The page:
Contrast this now with Elisha’s servant, Gehazi.  Elisha had received Elijah’s mantle.  Gehazi had been with Elisha from probably the start.  Elijah had performed 8 miracles, all recorded in the Bible. Elisha received a double portion, and had done 16. Gehazi saw them all. Now Elisha isn’t your ordinary evangelist. After Naaman was healed, he came and tried to pay Elisha with the treasures he had brought from Syria. 2 kings 5:16 clearly shows principle #3: God’s ministers ought not to make merchandise of His ministry.  Naaman came with new attitudes, those of thanksgiving (v. 15), reverence (v. 17), and humility (v. 18).  

             A Sovereign God affected those changes, all because of a little maid’s faith. Gehazi, who had witnessed miracle after miracle, who walked with God’s mighty prophet, who on the outside, appeared clean and going God’s way, grew greedy in his spirit. He lied to Naaman behind his master’s back and made a gain for himself, but was exposed in the end. He went his own way, making it look like God’s way, and lost. Naaman’s curse became his.

             We must be wary of playing the hypocrite. God’s word says “blessed are the pure at heart, for they shall see God..”  

             What can the world offer you that you would become or remain a hypocrite to God? If you desire to taste all that is Good and all that is pure, would you lie or cheat your way to get it? Nothing, no wealth, no position, no THING, can compare to seeing the face of God. Does material gain mean so much to us that we go our way and expect God to rubber-stamp it?

We must ask ourselves:

What is better? 
The relationship between our will and our faith or the gains we imagine we can make by using faith to enhance our material needs?

(Luke 4:16-27)  
16 And he came to Nazareth, where he had been brought up: and, as his custom was, he went into the synagogue on the sabbath day, and stood up for to read. 
17 And there was delivered unto him the book of the prophet Esaias. And when he had opened the book, he found the place where it was written, 
18 The Spirit of the Lord is upon me, because he hath anointed me to preach the gospel to the poor; he hath sent me to heal the brokenhearted, to preach deliverance to the captives, and recovering of sight to the blind, to set at liberty them that are bruised, 19 To preach the acceptable year of the Lord.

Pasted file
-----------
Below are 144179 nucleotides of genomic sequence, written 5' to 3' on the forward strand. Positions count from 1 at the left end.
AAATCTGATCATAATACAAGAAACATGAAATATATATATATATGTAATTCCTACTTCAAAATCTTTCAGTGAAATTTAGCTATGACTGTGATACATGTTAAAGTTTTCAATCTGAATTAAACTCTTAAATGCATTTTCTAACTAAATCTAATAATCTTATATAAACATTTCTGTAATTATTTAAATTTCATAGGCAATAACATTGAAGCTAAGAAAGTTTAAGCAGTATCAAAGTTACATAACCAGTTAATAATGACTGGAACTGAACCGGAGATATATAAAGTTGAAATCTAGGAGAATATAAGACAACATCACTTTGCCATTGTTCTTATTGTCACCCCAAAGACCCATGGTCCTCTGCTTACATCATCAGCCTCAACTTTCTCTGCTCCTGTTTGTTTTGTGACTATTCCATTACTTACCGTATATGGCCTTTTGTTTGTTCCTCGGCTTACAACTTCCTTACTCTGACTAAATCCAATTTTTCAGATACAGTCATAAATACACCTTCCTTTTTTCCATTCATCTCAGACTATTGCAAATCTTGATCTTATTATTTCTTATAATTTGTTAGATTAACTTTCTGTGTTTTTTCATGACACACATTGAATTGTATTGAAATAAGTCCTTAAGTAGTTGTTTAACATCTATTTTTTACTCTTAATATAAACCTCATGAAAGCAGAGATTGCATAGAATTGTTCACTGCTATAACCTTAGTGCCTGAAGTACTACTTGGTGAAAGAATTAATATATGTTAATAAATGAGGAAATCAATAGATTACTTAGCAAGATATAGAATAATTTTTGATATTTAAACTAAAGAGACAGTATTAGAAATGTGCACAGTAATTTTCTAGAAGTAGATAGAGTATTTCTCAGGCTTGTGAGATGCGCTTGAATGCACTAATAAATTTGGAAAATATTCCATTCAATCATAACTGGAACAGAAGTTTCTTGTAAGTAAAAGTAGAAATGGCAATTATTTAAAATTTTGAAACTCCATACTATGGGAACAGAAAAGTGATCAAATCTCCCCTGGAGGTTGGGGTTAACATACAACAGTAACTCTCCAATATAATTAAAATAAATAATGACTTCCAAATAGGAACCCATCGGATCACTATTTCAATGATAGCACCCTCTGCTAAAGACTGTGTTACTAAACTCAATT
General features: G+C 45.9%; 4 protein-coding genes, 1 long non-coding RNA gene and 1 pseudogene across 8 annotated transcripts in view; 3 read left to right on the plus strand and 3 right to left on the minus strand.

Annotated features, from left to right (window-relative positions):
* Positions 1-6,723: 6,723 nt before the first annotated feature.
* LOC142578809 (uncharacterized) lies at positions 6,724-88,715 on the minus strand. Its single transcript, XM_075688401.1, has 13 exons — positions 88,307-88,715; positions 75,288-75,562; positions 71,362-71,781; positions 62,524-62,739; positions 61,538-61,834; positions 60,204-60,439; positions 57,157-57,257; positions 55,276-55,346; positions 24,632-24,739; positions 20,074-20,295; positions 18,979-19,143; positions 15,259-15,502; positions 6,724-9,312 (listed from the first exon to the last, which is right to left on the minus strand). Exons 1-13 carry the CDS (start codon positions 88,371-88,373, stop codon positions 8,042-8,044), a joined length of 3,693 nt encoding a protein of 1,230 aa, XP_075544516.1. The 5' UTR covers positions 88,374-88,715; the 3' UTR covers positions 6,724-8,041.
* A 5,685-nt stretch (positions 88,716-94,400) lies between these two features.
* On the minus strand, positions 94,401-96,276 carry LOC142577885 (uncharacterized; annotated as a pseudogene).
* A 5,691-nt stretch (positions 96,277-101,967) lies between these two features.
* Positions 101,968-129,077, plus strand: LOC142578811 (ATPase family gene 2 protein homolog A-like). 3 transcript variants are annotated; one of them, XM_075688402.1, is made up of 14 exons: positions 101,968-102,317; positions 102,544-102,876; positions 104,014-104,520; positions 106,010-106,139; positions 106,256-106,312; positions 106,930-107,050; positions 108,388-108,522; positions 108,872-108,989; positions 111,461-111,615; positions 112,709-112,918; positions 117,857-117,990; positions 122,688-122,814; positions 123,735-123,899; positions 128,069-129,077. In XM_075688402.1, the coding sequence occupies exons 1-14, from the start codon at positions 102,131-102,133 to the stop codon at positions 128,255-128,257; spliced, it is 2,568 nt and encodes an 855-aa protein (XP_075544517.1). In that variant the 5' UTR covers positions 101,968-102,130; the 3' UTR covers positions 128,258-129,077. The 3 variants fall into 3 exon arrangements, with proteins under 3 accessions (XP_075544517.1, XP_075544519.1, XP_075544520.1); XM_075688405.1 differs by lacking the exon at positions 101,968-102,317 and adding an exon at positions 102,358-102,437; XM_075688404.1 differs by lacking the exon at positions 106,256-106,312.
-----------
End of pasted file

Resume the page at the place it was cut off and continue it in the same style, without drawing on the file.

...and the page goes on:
20 And he closed the book, and he gave it again to the minister, and sat down. And the eyes of all them that were in the synagogue were fastened on him. 21 And he began to say unto them, This day is this scripture fulfilled in your ears. 
22 And all bare him witness, and wondered at the gracious words which proceeded out of his mouth. And they said, Is not this Joseph’s son? 
23 And he said unto them, Ye will surely say unto me this proverb, Physician, heal thyself: whatsoever we have heard done in Capernaum, do also here in thy country. 24 And he said, Verily I say unto you,  No prophet is accepted in his own country. 25 But I tell you of a truth, many widows were in Israel in the days of Elias, when the heaven was shut up three years and six months, when great famine was throughout all the land; 26 But unto none of them was Elias sent, save unto Sarepta, a city of Sidon, unto a woman that was a widow. 27 And many lepers were in Israel in the time of Eliseus the prophet; and none of them was cleansed, saving Naaman the Syrian. [2]
             Here in these passages, Christ shows this relationship. We want God to work, but truthfully, we will miss the miracles of God because we don’t expect Him to work. According to our faith, it will be given to us. We are comfortable. We are content with our creeds, our songs, our sermons, our what-evers, and we no longer expect God to breakthrough. If we don’t expect it, it won’t happen. What has happened to our relationship of faith to will?

Actually, what is our relationship between truth and reality?

Truth was the original sacrifice. Mashiach was and is the Truth, the Life, and the Way.  Truth, if we go our own way, is the next sacrifice. It must be that we preach the Messiah and Him alone first. If this is not what is preached, then the reality is truth has been sacrificed -again. What does it profit us to crucify our Lord again, if we don’t accept the first sacrifice as truth?  The truth is evident in the way He walked - by all that God had taught Him, by all that God had instructed Him to say. He walked the Torah of God, the words passed down and written by Moses. What do we hear today?